Hello Friends, Readers, and New Visitors,
It’s not everyday I get invited to be a guest writer on many websites. But my friends at “My Big Jesus” have given me a platform, and invitation to share about my new book and advocate a little about
Down Syndrome from a personal and family perspective of raising a child with downs, and to share hope with other families doing so as well. So I thought I would also share it here on my blog with all of you, my friends and supporters.
I want to thank the good people at, My Big Jesus for this wonderful opportunity to do so. Please go by and give their website a visit here: http://www.mybigjesus.com/, as I know you will be inspired after you have. Here is a little about them.
My Big Jesus:
Your Jesus is too small. The idea that Jesus is King has cosmic implications for the way those who follow him see the world. Jesus not only wants to reconcile all people, created in his image, to himself; but he is also at work in and through his image bearers reconciling all things to himself. Meaning, Jesus redeems both people and all of culture: film, parenting, marriage, education, justice and mercy efforts, intellection endeavors, academics, finances, vocation, Christian identity, friendship, leisure – every area of life and culture. MyBigJesus.com will be a landing-place to find the voices that reflect this truth.
Founder of MyBigJesus.com, husband to Merri, father to Adam, Ellie, and Zachary, disdainer of Lucy (the dog), and executive pastor @reynoldachurch. Lives to make Jesus famous. He enjoys watching the Atlanta Braves and UNC basketball, as well as demeaning and insulting whatever sports teams you root for. He knows a disturbing amount about television and movies.
My Guest Article on My Big Jesus
by Jack Barr
“The day my daughter Marley was born, I went straight to the nursery and held her for well over two hours. I just held her and cried because I had never experienced such a love for anyone or anything in my life. I think the nurses thought I was crazy because eventually they told me I needed to go be with my wife. Three days later, before we left the hospital, the pediatric doctor told us she thought Marley might have Down syndrome”.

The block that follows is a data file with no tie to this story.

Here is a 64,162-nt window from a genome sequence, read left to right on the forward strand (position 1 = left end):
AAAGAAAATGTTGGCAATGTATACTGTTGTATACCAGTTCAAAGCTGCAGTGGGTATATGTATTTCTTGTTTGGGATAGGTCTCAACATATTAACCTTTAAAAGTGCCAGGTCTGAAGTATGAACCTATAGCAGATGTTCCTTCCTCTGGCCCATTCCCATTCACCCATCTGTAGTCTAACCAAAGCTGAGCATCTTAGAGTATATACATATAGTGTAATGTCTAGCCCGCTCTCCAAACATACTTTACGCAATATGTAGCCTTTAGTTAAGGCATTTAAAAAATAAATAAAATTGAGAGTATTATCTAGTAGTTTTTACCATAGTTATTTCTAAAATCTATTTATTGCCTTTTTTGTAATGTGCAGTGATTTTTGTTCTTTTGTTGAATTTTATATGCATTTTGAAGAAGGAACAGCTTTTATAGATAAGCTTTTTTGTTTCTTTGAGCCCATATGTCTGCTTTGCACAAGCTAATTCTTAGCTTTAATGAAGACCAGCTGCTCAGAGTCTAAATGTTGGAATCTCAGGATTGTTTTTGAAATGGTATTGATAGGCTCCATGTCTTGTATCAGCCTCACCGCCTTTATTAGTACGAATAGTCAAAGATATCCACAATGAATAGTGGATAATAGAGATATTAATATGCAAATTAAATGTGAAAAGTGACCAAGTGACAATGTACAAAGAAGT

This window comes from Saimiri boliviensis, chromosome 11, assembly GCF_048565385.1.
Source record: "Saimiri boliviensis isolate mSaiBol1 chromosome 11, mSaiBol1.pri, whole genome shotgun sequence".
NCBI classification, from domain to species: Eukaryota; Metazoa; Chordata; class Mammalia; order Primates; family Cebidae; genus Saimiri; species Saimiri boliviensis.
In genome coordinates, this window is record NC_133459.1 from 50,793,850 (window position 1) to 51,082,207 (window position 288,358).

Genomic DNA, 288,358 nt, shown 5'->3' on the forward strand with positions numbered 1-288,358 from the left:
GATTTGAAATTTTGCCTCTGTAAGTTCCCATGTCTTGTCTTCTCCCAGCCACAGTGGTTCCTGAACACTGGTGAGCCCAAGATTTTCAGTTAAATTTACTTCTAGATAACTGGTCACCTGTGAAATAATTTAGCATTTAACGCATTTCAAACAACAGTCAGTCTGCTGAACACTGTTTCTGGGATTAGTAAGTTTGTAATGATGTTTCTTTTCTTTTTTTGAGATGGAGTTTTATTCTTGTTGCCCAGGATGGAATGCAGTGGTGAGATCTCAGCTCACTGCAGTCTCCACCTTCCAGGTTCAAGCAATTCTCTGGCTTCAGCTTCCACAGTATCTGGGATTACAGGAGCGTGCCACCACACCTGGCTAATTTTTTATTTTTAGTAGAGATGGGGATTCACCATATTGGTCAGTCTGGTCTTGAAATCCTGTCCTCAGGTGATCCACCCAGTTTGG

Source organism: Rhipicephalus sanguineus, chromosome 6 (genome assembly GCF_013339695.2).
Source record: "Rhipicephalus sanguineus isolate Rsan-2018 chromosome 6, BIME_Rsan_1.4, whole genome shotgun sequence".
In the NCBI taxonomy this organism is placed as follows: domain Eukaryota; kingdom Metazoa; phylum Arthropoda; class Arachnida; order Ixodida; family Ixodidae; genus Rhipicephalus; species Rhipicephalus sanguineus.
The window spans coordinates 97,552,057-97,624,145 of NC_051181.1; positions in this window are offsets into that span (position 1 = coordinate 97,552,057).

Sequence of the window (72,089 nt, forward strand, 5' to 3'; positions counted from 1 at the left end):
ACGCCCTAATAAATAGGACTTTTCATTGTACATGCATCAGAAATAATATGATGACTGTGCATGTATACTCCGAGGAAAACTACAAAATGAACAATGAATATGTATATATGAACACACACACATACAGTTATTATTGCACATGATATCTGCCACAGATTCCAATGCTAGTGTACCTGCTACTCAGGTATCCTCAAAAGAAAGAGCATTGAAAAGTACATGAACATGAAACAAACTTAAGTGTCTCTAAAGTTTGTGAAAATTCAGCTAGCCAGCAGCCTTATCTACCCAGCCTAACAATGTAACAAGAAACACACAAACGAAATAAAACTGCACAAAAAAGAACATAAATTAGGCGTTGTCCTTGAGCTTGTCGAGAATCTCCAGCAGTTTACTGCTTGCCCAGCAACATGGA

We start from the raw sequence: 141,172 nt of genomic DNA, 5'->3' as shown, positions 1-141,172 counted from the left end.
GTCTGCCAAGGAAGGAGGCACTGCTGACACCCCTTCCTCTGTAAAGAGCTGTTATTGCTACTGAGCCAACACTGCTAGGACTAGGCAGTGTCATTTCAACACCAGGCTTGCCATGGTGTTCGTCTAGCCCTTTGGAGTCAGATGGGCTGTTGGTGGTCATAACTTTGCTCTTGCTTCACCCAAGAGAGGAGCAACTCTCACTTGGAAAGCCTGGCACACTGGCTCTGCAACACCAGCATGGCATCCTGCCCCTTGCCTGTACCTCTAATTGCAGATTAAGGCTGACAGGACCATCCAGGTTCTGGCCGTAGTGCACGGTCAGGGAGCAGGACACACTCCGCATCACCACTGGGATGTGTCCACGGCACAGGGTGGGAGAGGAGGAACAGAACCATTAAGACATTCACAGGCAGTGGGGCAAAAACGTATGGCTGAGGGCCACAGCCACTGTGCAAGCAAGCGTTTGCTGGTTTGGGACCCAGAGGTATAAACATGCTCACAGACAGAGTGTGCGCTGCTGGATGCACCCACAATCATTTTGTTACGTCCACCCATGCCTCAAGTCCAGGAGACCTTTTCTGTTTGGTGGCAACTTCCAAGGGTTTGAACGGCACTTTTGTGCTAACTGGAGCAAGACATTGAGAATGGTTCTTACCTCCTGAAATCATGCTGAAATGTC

I immediately had a panic attack and was taken to the emergency room. Thoughts were racing through my mind: How could my perfect daughter have Down syndrome? How could they not know for sure? How could the general ultrasound, which said we had a 1-in-18,000 chance of having a child with Down syndrome, be wrong? Why was God punishing me? How could I live with a daughter that was going to be rejected by everyone … including myself?
I entered into a deep depression for the first year of Marley’s life. My wife became concerned about me, so I started taking antidepressants and seeing a counselor. I contemplated leaving my wife and suicide. I would lie awake at night thinking about my future, and searching for a reason to live. I believed all the negative things the world told me about Down syndrome, and viewed it as a curse on my family. The entire time, I couldn’t stop thinking about how this would change my life! Finally, one Saturday morning, when Marley was about 2 months old, I got up and told my wife I was going for a walk. I had no intention of coming back.
After I left, I started having second thoughts, and that’s when I remembered that my wife had signed up for an online support group. I opened an email and phoned a father in India that I had never met. He had a 2-year-old son with Down syndrome and we talked for hours. He was the first person since Marley’s birth that spoke truth into my life about Down syndrome. After that conversation I had the strength to go home and face another day.
Year ago, my father said to me, “If you want to fix a problem, then do something about it”.
I followed his advice. First, I tried to gain as much knowledge as I could about raising a child with Down syndrome. Next, I started calling every family I could find that had a child with Down syndrome. I also started interacting with my daughter. She was desperate for me to start loving her, and she continued loving me until I broke down and did the same. I was scared to accept my daughter because that would mean accepting her disability. But the reality was the only thing keeping me from loving my daughter was my own ignorance. I slowly began to see the beautiful girl that would change my life forever.
And finally, for the first time since my conversion in college, I talked to God. I talked to Him just like He was sitting in a chair beside me because that was the true barrier in my life. I was honest with God throughout the entire process, and that is when I started finding peace. Healing was a slow process and a long journey, but I am thankful for the life-changing transformation Marley brought to my faith.
It is true, there are difficult times having a daughter with Down syndrome. But it also true that she is very much like any other child. Marley smiles, laughs, plays, makes mistakes, and, most importantly, completes our family. The medical community focuses on so many of the challenges associated with Down syndrome that we develop an unnecessary fear — but these are only differences. The truth is I am a better person today because of my daughter, my daughter who has Down syndrome. I am grateful for a wife that was willing to push me to change, and support me when I struggled.
I am still saddened that Marley has Down syndrome, but I am beginning to realize that God can bless us regardless of our circumstances. I will never be able to fully understand why Marley has Down syndrome, but I do know she has made a difference in my life, my wife’s life, and in the lives of so many in our community.
May God Bless You and Yours,
Jack Barr, Author